Although most songs are written in major keys, there are also an abundance of compelling minor chord progressions available to you. From melancholic to joyful tones – there is sure to be one suitable to your tastes.
To construct a minor chord, take the 1st, 3rd and 5th notes from a major scale and move them down by one fret each; this process is known as flattening third.
Major Keys Versus Minor Keys
While some may assume that minor chords are only capable of producing sad and reflective sounds, their use in songs across genres provides them with ample creative scope – helping melodies guide listeners towards strong emotional responses and invoke powerful memories within them.
Understanding the difference between major and minor keys begins with studying scales and intervals. Chords are constructed based on specific scale degrees that tell musicians which half and whole steps to skip when building them; for instance, minor diatonic chords consist of the root, fifth and seventh degrees from their respective major keys when utilized.
One way of telling whether a song belongs in a major or minor key is by studying its melody – most melodies should end on the tonic note of their key of composition.
Emotions Provoked by Minor Keys
Western music tends to favor chord progressions with minor tones, with most pieces falling under this category. There may be exceptions, but generally speaking a piece in a major key will sound bright and upbeat while one in minor key will tend to sound darker and sadder.
These diverging emotions come from the minor scale’s intervals, which differ from those found in its major counterpart. It creates an introspective atmosphere which pulls at listeners’ hearts.
At Christmas time, a song that employs the descending melodic minor scale, such as “God Rest Ye Merry Gentlemen,” emphasizes both mediant (E) and subtonic (B), creating an atmospheric melancholy feel.
Experience this yourself: select up to four chords in a minor key and write them on paper, practicing them several times before playing them out loud. Keep in mind that minor chords are made up of three-note triad chords (often known by their initial letter name triad) – they form the core of every chord progression.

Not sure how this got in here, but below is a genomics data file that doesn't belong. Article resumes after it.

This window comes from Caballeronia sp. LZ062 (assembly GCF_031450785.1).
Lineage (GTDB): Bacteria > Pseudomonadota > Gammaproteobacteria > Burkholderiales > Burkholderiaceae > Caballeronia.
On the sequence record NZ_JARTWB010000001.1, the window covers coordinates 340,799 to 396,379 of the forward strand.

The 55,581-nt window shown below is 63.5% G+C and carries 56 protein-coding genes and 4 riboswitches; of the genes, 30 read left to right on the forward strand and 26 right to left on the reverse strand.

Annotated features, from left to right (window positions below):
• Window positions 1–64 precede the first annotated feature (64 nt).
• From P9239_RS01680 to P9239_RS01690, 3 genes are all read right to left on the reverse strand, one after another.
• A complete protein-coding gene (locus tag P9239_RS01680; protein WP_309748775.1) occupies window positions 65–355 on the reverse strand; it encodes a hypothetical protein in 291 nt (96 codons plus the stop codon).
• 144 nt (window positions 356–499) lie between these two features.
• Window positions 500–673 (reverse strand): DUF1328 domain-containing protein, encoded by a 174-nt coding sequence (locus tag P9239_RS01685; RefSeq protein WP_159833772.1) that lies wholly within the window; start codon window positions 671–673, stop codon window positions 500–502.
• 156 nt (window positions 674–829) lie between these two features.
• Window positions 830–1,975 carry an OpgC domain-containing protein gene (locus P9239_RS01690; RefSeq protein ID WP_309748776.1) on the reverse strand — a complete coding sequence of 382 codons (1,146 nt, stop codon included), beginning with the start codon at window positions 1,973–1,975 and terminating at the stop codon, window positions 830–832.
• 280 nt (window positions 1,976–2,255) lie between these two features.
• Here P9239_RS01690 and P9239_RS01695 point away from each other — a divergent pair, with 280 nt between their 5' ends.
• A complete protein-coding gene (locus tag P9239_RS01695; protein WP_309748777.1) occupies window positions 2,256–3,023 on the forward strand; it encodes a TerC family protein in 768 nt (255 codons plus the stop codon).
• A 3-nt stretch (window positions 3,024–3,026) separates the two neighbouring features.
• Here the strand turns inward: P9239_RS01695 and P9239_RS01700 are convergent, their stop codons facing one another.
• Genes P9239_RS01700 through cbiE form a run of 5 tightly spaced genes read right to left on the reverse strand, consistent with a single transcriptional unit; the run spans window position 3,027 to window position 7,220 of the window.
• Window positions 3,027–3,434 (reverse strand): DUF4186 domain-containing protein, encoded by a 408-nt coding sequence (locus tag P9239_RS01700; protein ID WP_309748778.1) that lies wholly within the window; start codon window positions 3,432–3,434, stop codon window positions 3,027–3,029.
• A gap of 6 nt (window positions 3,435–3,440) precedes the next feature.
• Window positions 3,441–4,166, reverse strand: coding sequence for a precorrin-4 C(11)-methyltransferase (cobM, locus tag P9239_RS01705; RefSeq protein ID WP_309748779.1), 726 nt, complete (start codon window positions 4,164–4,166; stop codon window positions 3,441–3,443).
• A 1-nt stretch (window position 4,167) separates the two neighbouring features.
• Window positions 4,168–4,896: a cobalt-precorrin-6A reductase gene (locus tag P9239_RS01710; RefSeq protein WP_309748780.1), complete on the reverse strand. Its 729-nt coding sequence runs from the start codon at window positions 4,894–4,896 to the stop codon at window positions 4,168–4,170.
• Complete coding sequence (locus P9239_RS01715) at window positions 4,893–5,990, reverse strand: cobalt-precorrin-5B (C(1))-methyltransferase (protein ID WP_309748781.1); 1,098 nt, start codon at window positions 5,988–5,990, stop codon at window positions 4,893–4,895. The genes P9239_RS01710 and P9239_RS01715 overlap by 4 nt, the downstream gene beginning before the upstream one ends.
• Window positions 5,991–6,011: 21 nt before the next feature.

Major Versus Minor Chord Progressions
Major and minor chord progressions differ significantly by altering one note: the third. A minor chord features an altered third which has been flattened (lowered) by half step in comparison to its major scale counterpart – this subtle difference can create an entirely different mood in your music.
Chords are created through a pattern of intervals defining a triad, comprised of the root note, major third, and perfect fifth notes. Musicians may add another note called the seventh to add density and vibrato to the chord.
No matter the genre of music you create, from sad and reflective (such as Back to Black or Smells Like Teen Spirit), or upbeat and playful (George Gershwin’s “Summertime”) to upbeat and lively (George Gershwin’s “Summertime”) utilizing minor chord progressions can add depth, drama and emotion. Study Roman numeral analysis – an industry standard notation language used by musicians to represent all scales and chords within a song – to learn how they work within context with other chords and scales within a song.
Major Versus Minor Scales
No matter if you’re building minor chord progressions or playing major melodies, understanding key and chord construction is vital. Musicians create scales and chords using intervals related to each key being referenced – major, minor, flat or sharp intervals may all produce unique sounds for different melodies and progressions.
One of the primary differences between major and minor scales is that minor scales feature flattened third notes that give their triads an unfavorable sound.
However, there are a variety of differences that separate major and minor scales: first and fifth notes remain constant while 6th and 7th notes vary to give different sounds to triads; melodic and harmonic minor scales follow different patterns of whole and half steps that affect ascending and descending patterns as well as chords that can be built upon it.